Because of the new site’s “fiddly” bits, the Star Events team gave themselves more time than usual – nine days, in fact – to load in. Everything was planned down to the finest detail, with the stage actually ready a full four days before the event and the remaining five days used to build the grandstand and production areas.
Star Events weren’t the only ones treading on untested ground – every supplier was trying on new things on the brand new site, including sound and audio managers Capital Sound. (Continued on p.24)
“This was a totally new situation and the promoters were keen to see what we could get out of it, sound-wise,” said Capital’s account manager Paul Timmins.
The unusually tight schedule worked around the strict noise restrictions in place around the Olympic Park. The closest residence sat only 250 metres from the stage, so the concert had to finish on time and stay below offsite restriction sound levels to avoid disturbing the peace. Capital Sound, in charge of the sound and audio for the concert, found the set up a creative and technical challenge.
Working with Martin Audio’s multi-cellular loudspeaker array (MLA) PA system, Capital’s production team was able to hit the front-of-house sound pressure level that the Foo Fighters required. By the time the band hit the stage, the sound was playing at well over 100dB(A). By the time the Foos finished, Capital had tapered the sound below the noise restriction level, avoiding a noisy scandal.
The entire production team’s diligence, and willingness to work with the unusual site, paid off – and everyone agrees that the park is a welcome, and necessary, addition to East London.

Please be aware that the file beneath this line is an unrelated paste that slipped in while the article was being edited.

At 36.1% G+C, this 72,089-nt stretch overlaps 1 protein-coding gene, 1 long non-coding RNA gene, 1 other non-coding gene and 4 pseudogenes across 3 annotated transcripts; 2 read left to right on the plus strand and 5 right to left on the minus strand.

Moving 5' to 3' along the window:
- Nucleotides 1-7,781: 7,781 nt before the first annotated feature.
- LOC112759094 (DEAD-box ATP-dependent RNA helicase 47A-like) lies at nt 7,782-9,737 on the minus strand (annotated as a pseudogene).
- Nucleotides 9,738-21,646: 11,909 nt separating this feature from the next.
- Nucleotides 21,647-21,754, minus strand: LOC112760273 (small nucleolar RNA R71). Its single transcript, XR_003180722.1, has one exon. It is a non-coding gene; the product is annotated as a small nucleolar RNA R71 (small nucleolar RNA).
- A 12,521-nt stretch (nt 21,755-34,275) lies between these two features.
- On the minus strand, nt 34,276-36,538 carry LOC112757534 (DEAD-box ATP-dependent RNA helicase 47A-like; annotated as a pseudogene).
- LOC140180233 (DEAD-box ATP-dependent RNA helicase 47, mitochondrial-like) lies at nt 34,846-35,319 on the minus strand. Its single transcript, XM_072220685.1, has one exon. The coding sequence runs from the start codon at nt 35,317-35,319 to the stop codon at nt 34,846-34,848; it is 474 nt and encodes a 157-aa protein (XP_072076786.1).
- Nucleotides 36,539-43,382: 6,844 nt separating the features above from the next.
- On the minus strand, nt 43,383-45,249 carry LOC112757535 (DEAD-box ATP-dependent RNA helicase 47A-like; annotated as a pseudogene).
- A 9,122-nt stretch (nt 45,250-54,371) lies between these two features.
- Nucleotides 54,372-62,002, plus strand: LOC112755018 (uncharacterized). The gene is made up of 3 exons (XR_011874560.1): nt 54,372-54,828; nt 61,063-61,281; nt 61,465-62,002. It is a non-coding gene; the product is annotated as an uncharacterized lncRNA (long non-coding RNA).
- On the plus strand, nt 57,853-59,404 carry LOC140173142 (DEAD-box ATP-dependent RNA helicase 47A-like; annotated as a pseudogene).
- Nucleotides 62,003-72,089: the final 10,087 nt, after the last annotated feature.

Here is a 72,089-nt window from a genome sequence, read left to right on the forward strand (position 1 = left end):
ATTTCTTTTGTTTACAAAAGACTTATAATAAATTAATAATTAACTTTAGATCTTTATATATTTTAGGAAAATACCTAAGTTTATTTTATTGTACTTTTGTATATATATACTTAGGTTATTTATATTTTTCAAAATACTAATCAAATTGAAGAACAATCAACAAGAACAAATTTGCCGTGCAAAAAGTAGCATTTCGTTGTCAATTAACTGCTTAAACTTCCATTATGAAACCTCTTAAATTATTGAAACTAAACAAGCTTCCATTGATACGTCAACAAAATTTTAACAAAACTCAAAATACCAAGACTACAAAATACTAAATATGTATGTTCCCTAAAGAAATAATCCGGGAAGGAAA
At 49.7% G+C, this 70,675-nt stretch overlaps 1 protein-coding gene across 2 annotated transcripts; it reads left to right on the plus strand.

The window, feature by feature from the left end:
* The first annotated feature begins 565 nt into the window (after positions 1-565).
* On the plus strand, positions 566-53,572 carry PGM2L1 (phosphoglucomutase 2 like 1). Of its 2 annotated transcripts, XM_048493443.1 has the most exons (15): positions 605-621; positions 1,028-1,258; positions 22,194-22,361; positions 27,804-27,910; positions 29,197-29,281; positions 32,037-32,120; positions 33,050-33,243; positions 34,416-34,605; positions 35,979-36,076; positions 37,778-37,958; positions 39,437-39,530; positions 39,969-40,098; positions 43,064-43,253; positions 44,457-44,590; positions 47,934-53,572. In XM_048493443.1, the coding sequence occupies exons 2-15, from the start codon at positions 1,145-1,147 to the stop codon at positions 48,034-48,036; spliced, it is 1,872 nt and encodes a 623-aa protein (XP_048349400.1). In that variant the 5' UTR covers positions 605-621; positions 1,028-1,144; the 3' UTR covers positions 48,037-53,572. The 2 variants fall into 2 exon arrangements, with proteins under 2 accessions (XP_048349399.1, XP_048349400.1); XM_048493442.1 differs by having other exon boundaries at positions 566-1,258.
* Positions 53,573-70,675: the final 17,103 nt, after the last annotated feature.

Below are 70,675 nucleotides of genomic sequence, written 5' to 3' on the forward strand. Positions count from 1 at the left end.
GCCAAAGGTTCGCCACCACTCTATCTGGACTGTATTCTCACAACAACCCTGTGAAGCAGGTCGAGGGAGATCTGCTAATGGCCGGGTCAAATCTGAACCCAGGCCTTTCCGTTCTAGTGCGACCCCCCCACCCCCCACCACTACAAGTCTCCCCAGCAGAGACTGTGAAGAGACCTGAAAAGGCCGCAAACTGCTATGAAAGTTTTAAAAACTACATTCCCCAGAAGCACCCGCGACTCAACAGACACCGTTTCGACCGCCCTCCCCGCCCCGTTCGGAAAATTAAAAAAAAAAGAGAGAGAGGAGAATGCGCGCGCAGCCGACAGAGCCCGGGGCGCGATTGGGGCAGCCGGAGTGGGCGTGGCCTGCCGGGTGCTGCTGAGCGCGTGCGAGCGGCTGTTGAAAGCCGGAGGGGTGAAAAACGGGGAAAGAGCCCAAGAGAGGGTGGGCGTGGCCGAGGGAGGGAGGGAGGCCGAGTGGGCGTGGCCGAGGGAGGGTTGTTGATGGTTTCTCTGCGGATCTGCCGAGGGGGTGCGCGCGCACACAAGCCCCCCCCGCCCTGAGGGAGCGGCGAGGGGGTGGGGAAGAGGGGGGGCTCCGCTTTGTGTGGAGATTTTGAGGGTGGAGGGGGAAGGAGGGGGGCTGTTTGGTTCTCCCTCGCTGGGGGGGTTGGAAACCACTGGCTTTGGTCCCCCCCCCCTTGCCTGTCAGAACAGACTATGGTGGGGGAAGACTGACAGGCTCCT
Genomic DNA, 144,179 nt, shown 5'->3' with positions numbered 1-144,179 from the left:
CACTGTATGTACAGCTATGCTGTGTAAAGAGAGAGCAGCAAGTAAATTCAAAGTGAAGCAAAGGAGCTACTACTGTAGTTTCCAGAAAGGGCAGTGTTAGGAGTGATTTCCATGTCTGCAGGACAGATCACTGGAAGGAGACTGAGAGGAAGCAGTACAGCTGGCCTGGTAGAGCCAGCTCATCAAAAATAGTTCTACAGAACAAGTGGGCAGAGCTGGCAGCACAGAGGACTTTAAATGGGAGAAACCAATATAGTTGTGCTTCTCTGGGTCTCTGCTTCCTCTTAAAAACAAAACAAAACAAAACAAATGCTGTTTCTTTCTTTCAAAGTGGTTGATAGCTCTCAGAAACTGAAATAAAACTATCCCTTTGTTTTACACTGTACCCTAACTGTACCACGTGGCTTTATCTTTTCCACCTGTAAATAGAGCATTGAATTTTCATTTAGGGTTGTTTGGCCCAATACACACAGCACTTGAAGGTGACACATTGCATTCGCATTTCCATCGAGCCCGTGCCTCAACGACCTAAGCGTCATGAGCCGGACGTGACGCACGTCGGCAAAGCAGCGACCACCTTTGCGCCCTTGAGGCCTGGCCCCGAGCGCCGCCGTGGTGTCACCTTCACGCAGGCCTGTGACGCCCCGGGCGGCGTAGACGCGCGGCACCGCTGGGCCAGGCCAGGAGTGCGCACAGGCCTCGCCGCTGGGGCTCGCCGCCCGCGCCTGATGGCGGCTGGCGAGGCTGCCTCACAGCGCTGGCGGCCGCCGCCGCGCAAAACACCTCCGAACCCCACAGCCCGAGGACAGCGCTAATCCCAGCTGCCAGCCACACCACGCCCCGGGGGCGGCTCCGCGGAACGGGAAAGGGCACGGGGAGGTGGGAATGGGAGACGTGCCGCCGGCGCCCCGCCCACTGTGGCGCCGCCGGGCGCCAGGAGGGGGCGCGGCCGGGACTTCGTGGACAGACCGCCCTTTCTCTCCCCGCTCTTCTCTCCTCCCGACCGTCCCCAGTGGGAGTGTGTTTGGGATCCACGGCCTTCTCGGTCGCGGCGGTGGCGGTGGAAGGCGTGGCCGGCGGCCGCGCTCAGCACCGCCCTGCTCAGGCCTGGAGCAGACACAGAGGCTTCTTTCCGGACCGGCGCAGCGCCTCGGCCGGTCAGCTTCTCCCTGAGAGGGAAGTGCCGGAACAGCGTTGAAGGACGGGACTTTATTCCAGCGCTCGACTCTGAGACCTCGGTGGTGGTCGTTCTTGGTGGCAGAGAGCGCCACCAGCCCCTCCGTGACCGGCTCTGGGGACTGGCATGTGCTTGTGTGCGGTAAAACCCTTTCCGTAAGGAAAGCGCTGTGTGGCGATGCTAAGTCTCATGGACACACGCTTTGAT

“It’s a first class facility,” King said. “Though the capacities are relatively fixed based on the available space, the park is a huge open space and it offers up many opportunities.”
Though he might have a more critical view of the park as it stands now, Star Events’ Barrett fundamentally agreed. “It’s an obvious no-brainer to me,” he said. “There should be a major event space in this part of London, other than Victoria Park, and it should be this space.”
That will be welcome news for the LLDC, who have worked round the clock since the park reopened to promote the space and book creative and innovative new events there.
“We are incredibly proud of what we have achieved over the summer 2014 – our first season,” a spokesperson for the LLDC said. “Since before the London 2012 Games, we have worked with major event organisers to make the most of all our event spaces and are constantly talking to organisers to see how we could improve things further.”
The Invictus Games, allaying most of the fears and doubts about the Olympic Park, seems to have secured both it and its venue’s future. Most importantly, the event achieved Prince Harry’s original vision – it was an all-out celebration of the spirit and achievement of the servicemen and women who competed in the Games.
“It is certainly one of the hardest shows we have produced,” Jim King said. “Not so much for its physical scale, but simply because you really got to see the importance of [sport] in the recovery and rehabilitation of so many men and women who have experienced terrible injuries and illness.
“To have someone with limbs missing tell you it was the best night of his life left an imprint that I doubt, and hope, will ever fade.”